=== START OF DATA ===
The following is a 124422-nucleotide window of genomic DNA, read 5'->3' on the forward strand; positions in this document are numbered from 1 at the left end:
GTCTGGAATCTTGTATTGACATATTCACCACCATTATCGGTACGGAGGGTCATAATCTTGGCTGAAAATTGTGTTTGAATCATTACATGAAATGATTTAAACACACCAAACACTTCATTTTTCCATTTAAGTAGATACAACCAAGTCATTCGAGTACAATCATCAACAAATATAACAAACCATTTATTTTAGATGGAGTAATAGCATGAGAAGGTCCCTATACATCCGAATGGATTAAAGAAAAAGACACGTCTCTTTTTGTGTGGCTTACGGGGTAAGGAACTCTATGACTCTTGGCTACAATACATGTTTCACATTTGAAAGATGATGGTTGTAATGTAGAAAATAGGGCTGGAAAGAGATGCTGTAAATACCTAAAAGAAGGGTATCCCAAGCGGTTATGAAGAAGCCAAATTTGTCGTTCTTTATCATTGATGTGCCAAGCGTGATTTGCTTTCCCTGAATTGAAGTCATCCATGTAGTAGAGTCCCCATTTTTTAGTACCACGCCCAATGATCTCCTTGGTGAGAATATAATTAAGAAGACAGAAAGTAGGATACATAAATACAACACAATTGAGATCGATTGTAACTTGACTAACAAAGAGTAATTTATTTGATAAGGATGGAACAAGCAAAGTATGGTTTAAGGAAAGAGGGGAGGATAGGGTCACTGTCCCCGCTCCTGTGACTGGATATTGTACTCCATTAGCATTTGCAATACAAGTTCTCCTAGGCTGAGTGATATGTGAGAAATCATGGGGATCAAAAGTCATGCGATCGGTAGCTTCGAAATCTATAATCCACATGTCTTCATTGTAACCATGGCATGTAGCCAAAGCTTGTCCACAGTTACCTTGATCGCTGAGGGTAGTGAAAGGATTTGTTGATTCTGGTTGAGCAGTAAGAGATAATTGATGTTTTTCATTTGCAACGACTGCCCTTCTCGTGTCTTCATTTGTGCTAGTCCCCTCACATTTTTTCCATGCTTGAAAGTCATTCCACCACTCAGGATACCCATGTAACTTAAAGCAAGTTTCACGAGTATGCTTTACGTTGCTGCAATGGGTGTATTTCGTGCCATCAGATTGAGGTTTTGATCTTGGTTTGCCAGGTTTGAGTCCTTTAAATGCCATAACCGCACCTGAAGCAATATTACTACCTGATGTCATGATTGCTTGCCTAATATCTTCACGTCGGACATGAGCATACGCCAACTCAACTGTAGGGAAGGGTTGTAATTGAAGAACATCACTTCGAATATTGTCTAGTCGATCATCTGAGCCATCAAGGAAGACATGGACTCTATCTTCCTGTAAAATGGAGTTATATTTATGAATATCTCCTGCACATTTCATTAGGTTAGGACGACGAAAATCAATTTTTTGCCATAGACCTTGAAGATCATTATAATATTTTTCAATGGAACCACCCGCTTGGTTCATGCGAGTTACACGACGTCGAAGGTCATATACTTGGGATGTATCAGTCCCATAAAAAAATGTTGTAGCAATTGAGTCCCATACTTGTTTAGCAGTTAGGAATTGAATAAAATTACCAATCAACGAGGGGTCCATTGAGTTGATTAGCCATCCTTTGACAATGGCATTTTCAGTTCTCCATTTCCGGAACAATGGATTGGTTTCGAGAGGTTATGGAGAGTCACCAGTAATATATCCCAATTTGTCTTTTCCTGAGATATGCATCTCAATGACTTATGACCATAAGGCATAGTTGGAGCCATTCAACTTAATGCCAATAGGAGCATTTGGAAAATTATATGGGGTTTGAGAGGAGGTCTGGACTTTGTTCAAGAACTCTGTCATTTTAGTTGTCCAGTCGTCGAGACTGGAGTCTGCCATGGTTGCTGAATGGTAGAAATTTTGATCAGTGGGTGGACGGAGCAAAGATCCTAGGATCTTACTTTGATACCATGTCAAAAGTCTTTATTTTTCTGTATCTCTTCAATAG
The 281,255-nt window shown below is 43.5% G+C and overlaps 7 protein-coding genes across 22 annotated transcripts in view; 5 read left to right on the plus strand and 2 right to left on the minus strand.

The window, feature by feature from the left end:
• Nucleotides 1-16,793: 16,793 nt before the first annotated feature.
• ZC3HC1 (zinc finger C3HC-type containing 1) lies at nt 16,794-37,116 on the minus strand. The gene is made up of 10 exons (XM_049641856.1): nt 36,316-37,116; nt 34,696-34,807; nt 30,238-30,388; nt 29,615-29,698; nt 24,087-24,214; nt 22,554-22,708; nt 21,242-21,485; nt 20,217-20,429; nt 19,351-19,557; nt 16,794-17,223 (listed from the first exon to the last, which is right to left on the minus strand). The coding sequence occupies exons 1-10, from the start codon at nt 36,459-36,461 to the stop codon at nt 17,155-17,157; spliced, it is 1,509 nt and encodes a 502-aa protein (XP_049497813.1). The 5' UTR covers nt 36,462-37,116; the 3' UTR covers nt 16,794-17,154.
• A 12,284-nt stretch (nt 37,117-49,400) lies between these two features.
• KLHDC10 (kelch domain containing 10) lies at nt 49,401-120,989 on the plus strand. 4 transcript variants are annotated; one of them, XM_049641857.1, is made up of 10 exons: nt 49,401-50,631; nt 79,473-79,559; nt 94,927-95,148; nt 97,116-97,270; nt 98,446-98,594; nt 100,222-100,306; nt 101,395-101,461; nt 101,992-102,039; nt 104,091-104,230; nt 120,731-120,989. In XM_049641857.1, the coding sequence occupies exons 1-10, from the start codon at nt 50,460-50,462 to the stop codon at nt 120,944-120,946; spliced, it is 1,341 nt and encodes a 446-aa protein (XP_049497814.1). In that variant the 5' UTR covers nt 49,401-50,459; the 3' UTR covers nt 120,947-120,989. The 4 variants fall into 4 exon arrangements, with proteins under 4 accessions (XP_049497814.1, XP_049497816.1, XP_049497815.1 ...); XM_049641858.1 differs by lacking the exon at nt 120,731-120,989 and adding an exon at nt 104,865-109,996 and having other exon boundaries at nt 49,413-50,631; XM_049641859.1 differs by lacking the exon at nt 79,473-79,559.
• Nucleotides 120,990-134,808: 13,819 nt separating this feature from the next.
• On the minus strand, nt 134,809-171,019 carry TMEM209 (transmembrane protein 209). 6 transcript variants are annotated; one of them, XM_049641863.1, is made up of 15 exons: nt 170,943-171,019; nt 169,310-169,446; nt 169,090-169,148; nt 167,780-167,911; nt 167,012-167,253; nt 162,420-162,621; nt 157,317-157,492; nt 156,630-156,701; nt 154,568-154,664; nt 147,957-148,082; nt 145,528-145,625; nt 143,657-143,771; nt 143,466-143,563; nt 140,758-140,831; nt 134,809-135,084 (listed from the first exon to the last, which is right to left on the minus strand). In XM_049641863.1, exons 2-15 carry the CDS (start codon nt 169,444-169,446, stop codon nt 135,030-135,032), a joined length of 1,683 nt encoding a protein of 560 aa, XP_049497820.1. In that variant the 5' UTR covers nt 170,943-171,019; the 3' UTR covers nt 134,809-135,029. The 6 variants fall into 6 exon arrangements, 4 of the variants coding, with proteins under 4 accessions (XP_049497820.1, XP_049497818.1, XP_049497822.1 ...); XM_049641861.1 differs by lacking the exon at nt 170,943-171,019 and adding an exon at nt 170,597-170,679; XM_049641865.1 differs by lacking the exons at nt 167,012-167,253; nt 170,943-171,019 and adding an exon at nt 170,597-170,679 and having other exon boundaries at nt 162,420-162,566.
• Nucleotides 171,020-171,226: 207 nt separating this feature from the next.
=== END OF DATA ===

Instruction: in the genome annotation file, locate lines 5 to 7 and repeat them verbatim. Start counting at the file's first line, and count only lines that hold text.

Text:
• Nucleotides 1-16,793: 16,793 nt before the first annotated feature.
• ZC3HC1 (zinc finger C3HC-type containing 1) lies at nt 16,794-37,116 on the minus strand. The gene is made up of 10 exons (XM_049641856.1): nt 36,316-37,116; nt 34,696-34,807; nt 30,238-30,388; nt 29,615-29,698; nt 24,087-24,214; nt 22,554-22,708; nt 21,242-21,485; nt 20,217-20,429; nt 19,351-19,557; nt 16,794-17,223 (listed from the first exon to the last, which is right to left on the minus strand). The coding sequence occupies exons 1-10, from the start codon at nt 36,459-36,461 to the stop codon at nt 17,155-17,157; spliced, it is 1,509 nt and encodes a 502-aa protein (XP_049497813.1). The 5' UTR covers nt 36,462-37,116; the 3' UTR covers nt 16,794-17,154.
• A 12,284-nt stretch (nt 37,117-49,400) lies between these two features.